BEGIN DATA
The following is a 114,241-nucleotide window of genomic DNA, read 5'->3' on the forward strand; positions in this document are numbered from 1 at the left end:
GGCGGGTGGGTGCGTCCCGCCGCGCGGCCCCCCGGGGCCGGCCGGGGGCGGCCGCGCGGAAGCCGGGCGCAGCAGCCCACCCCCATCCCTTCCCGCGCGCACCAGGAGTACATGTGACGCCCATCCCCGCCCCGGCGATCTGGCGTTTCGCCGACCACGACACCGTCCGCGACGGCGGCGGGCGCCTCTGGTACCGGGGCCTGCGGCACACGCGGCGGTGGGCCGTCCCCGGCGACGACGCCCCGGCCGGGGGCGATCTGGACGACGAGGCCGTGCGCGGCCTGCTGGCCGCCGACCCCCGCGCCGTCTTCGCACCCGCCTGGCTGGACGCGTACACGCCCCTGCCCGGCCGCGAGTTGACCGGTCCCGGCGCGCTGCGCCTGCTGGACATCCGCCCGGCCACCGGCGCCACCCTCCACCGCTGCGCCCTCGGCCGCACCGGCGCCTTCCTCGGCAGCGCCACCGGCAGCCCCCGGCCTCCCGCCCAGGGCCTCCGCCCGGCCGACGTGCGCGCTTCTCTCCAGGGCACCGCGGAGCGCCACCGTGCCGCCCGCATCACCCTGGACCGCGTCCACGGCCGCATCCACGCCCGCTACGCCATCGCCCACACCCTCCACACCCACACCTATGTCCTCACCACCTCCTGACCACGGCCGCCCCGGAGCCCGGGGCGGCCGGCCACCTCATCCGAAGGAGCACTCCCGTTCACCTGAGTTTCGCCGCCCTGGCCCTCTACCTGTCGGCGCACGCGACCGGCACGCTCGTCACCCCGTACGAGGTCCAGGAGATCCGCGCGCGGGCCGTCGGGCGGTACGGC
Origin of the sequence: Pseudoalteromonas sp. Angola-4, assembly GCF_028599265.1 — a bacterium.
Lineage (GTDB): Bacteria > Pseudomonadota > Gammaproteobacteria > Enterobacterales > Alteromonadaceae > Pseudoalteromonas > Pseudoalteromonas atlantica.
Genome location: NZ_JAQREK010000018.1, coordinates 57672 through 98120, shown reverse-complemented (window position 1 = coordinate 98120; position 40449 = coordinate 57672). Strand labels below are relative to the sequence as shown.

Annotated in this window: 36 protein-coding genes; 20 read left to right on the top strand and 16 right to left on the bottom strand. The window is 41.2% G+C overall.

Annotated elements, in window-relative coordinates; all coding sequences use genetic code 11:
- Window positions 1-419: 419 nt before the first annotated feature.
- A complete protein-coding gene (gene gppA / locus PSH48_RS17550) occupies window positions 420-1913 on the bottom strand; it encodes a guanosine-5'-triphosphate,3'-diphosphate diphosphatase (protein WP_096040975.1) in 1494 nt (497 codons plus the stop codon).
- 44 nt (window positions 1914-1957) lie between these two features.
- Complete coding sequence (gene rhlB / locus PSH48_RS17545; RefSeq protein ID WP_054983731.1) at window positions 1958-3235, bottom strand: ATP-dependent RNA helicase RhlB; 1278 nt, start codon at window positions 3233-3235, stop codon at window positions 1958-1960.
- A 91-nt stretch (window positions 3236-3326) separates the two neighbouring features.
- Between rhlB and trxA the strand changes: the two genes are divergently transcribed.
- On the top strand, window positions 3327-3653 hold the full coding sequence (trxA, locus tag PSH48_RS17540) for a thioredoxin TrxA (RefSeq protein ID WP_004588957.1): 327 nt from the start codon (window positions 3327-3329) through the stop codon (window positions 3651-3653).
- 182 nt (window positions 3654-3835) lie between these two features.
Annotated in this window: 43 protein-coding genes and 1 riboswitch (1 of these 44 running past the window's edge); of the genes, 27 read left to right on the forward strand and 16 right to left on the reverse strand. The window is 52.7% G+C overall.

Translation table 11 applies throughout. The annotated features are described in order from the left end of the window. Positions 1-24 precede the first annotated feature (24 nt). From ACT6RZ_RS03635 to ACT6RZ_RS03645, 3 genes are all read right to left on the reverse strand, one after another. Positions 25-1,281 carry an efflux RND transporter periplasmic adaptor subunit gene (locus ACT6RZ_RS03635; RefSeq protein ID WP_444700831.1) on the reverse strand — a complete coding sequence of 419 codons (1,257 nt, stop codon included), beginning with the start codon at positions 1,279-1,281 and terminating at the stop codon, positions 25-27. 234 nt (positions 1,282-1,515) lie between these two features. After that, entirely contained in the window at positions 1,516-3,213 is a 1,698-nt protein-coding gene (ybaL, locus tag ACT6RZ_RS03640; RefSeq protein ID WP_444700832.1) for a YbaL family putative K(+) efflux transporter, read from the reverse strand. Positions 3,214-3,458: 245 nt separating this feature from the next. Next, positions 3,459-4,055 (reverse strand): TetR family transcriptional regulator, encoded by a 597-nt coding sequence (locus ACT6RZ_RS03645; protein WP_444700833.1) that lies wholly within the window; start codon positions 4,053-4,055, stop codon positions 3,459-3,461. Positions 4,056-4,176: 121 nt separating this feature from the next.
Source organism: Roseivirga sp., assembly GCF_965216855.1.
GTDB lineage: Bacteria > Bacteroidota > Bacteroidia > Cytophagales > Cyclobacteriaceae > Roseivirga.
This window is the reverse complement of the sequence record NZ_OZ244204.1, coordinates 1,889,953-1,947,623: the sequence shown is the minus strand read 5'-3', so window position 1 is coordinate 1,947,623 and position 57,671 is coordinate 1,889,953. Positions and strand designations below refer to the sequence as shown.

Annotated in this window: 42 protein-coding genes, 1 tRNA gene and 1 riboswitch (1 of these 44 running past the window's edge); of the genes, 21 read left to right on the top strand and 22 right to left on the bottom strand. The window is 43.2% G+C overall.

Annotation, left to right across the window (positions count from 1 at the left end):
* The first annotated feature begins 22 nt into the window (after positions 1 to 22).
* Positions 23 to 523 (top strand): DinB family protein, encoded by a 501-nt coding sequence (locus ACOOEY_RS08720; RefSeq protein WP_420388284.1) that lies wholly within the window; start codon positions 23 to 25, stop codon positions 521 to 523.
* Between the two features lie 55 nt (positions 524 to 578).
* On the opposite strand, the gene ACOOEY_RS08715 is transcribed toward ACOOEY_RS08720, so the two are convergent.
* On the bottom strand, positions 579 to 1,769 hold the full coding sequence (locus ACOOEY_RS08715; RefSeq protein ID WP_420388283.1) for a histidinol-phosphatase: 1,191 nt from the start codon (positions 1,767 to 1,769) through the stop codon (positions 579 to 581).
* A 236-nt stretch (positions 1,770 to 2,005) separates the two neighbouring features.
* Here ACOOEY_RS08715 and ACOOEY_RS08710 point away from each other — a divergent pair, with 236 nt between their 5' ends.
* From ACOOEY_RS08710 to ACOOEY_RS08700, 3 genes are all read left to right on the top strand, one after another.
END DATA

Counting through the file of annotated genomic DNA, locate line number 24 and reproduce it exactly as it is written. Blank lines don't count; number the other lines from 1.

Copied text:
* Positions 23 to 523 (top strand): DinB family protein, encoded by a 501-nt coding sequence (locus ACOOEY_RS08720; RefSeq protein WP_420388284.1) that lies wholly within the window; start codon positions 23 to 25, stop codon positions 521 to 523.